Kimo kawaii means an unpleasant or disgusting form of kawaii. This term is one of the hardest one to understand by many foreigners. Just think of the more than unique faces of the Kobitos or Kobito dukan below and you will understand what I mean with “disgustingly cute”. Last but not least we have guro kawaii, grotesque or scary cute. This concept might be more easily understandable by foreigners; imagine creepy dolls or cute toys combined with disturbing images. Some concepts of Western Emo or Punk scenes are similar to guro kawaii.

Of course, there are many more subcultures than the three mentioned above. Just keep your eyes and ears open and you will certainly find even more things that you didn’t know could be described as cute.

Kobito dukan

Big eyes, cute smiles and lots of hearts and stars. Kawaii seems to be easily explained. But there is so much more to it than just cute looks; hopefully you came to understand the deeper meaning behind this culture.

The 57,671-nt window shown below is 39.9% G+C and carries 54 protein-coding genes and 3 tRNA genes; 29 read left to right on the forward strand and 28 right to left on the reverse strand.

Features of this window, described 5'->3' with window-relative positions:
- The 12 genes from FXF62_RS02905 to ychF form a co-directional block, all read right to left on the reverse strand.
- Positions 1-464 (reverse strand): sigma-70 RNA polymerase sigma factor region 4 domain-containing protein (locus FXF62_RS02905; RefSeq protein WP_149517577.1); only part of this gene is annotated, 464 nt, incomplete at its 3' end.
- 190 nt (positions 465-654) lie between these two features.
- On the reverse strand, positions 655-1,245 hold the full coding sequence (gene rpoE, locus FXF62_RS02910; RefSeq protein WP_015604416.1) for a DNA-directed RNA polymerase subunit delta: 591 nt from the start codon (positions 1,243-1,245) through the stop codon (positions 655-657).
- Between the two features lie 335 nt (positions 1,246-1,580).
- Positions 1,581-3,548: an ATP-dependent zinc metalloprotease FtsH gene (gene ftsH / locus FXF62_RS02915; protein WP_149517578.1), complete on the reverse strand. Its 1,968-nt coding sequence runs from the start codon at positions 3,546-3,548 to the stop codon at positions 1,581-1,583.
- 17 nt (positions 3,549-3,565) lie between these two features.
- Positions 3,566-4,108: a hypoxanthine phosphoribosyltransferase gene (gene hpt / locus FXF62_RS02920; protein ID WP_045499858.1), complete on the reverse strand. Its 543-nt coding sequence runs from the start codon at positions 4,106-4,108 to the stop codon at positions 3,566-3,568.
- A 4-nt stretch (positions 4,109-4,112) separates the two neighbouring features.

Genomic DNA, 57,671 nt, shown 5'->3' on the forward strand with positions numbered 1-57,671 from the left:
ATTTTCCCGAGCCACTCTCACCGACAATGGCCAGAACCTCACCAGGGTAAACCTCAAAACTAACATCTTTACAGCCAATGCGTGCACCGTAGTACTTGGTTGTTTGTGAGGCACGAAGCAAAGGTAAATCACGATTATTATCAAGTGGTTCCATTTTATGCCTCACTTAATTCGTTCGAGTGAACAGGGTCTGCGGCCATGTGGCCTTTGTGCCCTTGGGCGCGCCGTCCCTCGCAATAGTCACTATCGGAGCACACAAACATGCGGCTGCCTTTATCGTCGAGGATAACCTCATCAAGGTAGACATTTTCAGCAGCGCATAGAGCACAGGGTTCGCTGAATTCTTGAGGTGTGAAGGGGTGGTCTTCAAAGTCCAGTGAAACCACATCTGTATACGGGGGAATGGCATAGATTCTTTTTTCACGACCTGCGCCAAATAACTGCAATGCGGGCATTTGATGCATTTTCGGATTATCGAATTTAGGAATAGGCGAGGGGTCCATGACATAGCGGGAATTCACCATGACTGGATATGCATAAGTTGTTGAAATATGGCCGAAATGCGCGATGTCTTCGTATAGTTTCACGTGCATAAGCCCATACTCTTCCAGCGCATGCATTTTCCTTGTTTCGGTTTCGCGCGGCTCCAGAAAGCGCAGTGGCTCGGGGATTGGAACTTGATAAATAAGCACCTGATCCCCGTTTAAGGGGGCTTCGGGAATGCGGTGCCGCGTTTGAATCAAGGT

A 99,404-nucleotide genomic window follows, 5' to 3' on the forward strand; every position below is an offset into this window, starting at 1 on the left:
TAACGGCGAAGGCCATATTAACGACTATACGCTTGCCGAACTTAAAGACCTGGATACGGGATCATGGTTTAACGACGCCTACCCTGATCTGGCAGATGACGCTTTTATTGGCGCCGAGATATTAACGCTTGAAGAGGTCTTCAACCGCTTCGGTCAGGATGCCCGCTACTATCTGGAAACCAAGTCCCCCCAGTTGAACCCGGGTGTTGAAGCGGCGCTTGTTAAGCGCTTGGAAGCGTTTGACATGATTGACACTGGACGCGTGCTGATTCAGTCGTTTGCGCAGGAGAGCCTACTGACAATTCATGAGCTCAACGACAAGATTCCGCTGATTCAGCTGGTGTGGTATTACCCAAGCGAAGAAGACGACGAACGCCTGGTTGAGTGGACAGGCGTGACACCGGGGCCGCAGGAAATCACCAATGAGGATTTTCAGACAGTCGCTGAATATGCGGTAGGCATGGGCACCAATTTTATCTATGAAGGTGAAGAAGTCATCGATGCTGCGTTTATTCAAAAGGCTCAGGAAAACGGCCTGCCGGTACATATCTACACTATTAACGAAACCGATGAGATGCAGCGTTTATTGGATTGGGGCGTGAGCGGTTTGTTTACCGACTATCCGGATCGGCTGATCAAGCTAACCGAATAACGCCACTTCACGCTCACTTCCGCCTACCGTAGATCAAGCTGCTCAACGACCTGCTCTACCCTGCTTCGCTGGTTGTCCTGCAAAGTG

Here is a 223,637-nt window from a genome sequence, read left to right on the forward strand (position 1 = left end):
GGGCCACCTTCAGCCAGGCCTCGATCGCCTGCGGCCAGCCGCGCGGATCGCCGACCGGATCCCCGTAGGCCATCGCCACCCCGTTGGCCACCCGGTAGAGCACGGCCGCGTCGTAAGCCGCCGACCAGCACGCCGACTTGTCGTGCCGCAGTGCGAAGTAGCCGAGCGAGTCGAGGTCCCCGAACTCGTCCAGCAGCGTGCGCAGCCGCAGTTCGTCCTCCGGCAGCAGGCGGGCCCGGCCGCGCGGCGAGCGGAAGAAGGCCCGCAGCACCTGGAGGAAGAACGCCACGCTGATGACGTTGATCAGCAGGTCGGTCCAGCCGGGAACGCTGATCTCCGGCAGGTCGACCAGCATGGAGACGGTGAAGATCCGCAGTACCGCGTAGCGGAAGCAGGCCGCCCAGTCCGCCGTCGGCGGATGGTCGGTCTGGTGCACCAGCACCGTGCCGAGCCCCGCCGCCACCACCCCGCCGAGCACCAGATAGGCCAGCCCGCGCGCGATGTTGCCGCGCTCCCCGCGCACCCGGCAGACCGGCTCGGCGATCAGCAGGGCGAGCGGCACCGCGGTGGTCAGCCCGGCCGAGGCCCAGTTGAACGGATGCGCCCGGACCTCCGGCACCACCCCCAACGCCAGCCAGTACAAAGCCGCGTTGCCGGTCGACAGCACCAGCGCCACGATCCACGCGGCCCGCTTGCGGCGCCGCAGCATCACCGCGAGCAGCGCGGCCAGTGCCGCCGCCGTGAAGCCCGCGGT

Liking small and innocent things might not be widely acceptable abroad, but in Japan you cannot hide from cute mascots or merchandise. You might think of kawaii culture what you want, but you cannot deny that seeing cute and happy characters wherever you go will brighten your mood. Especially in a culture where you experience lots of pressure from society, kawaii can bring a little bit of light into your dull everyday life. In the end, isn’t that the only thing that matters?

I am sure that many of you are already familiar with the word kawaii. What does it mean to you and how would you use it? What do you think of Japan’s fascination with cute things? Share your opinion in the comment section down below!